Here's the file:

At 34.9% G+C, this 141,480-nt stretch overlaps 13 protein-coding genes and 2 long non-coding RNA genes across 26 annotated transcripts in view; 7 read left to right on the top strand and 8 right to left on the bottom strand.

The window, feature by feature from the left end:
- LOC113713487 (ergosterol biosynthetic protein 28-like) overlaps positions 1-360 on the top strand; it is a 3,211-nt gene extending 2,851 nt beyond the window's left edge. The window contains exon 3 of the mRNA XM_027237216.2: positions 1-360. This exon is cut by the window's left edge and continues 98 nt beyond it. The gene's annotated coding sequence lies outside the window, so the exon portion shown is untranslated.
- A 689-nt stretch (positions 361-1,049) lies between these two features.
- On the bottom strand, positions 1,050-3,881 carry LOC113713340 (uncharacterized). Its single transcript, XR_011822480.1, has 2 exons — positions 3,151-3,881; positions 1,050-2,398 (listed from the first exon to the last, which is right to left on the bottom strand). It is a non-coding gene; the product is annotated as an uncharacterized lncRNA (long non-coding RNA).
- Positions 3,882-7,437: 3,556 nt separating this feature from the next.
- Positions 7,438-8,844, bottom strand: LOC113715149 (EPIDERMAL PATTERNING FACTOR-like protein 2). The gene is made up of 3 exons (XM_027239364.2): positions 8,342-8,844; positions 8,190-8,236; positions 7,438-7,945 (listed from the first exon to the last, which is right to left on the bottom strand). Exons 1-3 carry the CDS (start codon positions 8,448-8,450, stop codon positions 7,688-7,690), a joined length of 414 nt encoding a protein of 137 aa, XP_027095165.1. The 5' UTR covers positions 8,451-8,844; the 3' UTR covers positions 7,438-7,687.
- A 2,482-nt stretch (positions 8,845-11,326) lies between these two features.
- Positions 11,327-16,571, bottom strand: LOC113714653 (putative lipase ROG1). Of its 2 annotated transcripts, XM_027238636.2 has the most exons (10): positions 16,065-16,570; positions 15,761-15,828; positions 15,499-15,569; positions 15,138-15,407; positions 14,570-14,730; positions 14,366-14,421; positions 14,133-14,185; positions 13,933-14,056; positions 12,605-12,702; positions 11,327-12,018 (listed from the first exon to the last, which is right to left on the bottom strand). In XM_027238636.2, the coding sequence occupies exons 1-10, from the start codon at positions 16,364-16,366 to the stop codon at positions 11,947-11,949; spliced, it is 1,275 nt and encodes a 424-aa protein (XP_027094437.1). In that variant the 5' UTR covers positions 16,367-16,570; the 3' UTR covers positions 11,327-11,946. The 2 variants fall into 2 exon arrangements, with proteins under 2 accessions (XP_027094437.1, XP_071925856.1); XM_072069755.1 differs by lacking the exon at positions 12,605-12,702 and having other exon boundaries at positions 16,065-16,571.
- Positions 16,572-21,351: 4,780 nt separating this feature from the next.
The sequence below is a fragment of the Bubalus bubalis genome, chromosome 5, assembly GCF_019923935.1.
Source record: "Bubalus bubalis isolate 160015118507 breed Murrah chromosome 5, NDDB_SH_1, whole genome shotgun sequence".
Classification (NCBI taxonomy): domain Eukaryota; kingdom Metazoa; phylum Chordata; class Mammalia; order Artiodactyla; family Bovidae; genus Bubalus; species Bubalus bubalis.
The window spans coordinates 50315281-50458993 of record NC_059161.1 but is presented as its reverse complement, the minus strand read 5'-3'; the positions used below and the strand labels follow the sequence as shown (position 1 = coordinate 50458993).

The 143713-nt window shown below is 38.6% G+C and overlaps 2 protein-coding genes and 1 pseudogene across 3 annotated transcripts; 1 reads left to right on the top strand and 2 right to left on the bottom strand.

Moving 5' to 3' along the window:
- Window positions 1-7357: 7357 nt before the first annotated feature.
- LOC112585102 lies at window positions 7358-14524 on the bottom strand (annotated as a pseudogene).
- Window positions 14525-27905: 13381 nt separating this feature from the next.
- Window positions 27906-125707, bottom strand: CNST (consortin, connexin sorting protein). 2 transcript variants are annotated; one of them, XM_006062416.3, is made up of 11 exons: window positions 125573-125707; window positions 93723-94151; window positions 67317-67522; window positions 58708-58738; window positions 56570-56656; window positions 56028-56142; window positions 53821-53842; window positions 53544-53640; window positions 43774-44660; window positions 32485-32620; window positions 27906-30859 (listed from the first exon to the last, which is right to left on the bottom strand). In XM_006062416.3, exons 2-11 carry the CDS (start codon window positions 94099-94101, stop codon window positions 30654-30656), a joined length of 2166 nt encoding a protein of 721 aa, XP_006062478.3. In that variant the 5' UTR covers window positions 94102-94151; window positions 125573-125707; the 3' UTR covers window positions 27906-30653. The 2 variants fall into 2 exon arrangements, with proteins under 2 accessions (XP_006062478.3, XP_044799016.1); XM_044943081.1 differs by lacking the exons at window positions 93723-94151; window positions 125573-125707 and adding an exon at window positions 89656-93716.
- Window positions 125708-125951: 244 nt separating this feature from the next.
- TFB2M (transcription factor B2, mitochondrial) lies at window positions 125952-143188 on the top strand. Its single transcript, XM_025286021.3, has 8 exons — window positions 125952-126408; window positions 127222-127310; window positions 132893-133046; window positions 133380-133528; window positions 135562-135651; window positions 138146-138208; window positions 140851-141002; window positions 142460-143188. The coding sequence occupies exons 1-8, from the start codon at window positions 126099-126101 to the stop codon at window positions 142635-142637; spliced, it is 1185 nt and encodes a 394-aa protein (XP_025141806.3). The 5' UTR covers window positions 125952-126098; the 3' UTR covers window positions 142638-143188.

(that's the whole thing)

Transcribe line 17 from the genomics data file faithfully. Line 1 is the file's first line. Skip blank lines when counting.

- Window positions 1-7357: 7357 nt before the first annotated feature.